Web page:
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Smartly and Carefully Increase Your Visibility to Recruiters Using LinkedIn "Shared Career Interests"

By Susan P. Joyce

LinkedIn Shared Career Interests

Seen above is a LinkedIn member's "Your Dashboard." Click on "Me" and "View Profile" to see your Dashboard near the top of your Profile. Each Profile has a dashboard, visible only to that member. This is one of the ways to see how visible you are in LinkedIn and also, circled above, to access "Shared Career Interests." (More details about that process below.)

In October, 2016, LinkedIn announced "Open Candidate," a new tool for job seekers and recruiters. Within a few months of the launch, it was renamed "Shared Career Interests."

If you decide to using this tool, LinkedIn will share the following information with recruiters who use their LinkedIn Recruiter service:

  • Flag you as open to hearing about new opportunities.
  • Job titles or roles you're interested in (asked in the sign-up form, described below).
  • If you're open to full-time or contracted opportunities (asked in the sign-up form, described below).
  • Date you flagged yourself as open to new opportunities.

Since not every recruiter or employer can afford to use LinkedIn Recruiter, your interest in new opportunities may not be visible to your target employers.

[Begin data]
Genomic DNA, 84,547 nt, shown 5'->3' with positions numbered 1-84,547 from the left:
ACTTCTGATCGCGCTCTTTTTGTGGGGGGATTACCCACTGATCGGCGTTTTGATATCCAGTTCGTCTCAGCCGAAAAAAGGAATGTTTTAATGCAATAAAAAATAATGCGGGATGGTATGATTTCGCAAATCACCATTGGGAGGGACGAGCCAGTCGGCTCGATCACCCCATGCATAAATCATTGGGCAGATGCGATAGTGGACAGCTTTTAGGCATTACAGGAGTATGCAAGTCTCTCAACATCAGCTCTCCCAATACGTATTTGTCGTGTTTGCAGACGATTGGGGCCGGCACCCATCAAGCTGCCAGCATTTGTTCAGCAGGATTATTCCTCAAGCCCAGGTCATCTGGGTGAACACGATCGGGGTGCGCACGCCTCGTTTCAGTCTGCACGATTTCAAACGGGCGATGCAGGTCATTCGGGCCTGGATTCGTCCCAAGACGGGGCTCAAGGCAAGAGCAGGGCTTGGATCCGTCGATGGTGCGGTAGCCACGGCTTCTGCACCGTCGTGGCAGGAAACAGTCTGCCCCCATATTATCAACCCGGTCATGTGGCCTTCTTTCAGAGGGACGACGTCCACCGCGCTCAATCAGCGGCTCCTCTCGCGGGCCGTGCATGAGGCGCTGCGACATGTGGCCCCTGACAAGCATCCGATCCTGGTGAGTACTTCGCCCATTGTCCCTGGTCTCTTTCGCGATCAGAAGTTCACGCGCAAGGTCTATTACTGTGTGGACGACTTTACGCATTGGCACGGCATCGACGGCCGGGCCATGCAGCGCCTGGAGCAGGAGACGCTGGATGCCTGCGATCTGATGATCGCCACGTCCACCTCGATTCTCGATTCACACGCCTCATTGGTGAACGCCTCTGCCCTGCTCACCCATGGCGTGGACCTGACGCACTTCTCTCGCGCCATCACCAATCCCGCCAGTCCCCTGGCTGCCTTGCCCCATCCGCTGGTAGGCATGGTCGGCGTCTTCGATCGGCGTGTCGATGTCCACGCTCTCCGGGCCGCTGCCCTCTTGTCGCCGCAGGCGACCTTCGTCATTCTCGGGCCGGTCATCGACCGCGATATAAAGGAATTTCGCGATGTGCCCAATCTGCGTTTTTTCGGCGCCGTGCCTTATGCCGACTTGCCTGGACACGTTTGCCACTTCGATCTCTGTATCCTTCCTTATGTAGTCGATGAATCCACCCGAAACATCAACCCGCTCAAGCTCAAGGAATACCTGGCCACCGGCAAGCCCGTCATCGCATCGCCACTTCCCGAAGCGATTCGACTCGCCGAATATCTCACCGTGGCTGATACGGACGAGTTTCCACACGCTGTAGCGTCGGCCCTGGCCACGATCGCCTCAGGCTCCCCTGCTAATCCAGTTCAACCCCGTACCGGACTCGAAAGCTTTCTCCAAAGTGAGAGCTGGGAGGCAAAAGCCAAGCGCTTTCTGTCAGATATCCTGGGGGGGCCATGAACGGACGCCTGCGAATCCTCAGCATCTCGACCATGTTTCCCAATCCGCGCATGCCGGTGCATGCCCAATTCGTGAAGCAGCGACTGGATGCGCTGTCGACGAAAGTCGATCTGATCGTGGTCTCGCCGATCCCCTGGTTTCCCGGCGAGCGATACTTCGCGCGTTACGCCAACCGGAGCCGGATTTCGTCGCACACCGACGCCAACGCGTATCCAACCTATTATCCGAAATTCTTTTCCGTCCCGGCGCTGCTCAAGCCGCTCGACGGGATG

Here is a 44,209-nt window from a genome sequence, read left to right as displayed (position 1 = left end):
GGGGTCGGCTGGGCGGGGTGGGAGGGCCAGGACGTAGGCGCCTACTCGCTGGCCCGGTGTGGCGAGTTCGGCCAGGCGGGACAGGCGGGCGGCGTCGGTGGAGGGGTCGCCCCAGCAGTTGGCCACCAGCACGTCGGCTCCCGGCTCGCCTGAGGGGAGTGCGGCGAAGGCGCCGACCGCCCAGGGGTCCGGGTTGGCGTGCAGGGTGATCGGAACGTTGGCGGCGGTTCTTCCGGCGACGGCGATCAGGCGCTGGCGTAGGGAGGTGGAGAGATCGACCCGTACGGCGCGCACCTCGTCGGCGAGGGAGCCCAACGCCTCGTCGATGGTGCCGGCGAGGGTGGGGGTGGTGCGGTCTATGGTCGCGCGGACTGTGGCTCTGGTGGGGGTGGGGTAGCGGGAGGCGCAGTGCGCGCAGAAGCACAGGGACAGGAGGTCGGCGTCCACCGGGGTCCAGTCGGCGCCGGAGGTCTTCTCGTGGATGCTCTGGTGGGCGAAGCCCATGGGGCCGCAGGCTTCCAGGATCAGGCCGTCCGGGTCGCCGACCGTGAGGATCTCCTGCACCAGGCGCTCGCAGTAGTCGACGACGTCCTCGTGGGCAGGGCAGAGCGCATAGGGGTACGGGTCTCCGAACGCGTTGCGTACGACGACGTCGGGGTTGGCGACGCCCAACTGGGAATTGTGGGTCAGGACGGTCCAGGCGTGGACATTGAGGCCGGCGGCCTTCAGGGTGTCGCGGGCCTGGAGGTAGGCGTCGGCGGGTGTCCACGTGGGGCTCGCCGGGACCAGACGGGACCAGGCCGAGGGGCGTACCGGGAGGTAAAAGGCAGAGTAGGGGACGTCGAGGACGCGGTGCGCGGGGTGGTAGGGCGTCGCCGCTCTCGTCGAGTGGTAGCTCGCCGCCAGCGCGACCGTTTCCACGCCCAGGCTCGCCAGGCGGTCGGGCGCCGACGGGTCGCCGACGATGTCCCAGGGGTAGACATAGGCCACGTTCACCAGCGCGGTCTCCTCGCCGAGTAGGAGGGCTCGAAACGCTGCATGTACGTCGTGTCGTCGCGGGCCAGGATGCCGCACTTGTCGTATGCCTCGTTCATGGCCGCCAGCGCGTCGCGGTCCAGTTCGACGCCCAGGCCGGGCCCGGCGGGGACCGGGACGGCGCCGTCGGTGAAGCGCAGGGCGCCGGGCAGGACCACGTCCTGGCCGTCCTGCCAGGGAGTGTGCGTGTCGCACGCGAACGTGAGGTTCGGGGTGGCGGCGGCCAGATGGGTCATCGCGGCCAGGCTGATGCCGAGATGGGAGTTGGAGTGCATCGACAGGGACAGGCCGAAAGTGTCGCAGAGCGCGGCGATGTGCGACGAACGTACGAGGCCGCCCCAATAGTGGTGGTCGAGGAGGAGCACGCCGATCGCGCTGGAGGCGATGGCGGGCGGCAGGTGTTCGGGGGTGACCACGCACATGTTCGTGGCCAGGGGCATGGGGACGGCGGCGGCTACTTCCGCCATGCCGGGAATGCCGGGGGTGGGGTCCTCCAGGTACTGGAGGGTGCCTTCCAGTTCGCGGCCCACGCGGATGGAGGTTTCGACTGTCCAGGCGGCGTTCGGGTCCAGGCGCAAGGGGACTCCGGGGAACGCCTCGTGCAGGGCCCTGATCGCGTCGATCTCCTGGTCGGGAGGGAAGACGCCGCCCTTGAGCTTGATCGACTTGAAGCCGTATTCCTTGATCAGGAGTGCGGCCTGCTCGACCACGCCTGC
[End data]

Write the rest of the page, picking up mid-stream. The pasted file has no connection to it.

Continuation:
Details on how to join most effectively are below. But you might want to consider these cautions, next, before you sign up.


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Cautions for Employed Job Seekers

Apparently, 90 percent of eligible memberes opted to join this program. But, I encourage caution, particularly if you are employed, be very careful about signing up for this visibility.

On the sign-up page, below, where you can select "On" to choose to participate in this program, they make the following statement:

"We take steps to not show your current company that you’re open, but can’t guarantee complete privacy."

They cannot make this guarantee because many recruiters are not employees of the company they are recruiting for. They are independent recruiters who may be working on contract with several employers. LinkedIn will probably not be able to protect you from these recruiters because their connection to your employer will likely be invisible to LinkedIn.

If you are employed now, consider these two issues before you click the "On" button to activate Shared Career Interests:

  1. Be sure you have clearly identified your current employer in your LinkedIn Profile.

    LinkedIn will attempt (but, as indicated, not guarantee) to block your current employer from knowing you have become an Open Candidate (for the reason, see # 2, below). Probably the safest way to do this is to find your employer's LinkedIn Company Profile, and use the exact company name from that profile as your employer's name for your current job. Hopefully, you will see your employer's logo appear in the right side of your Profile near your current job title.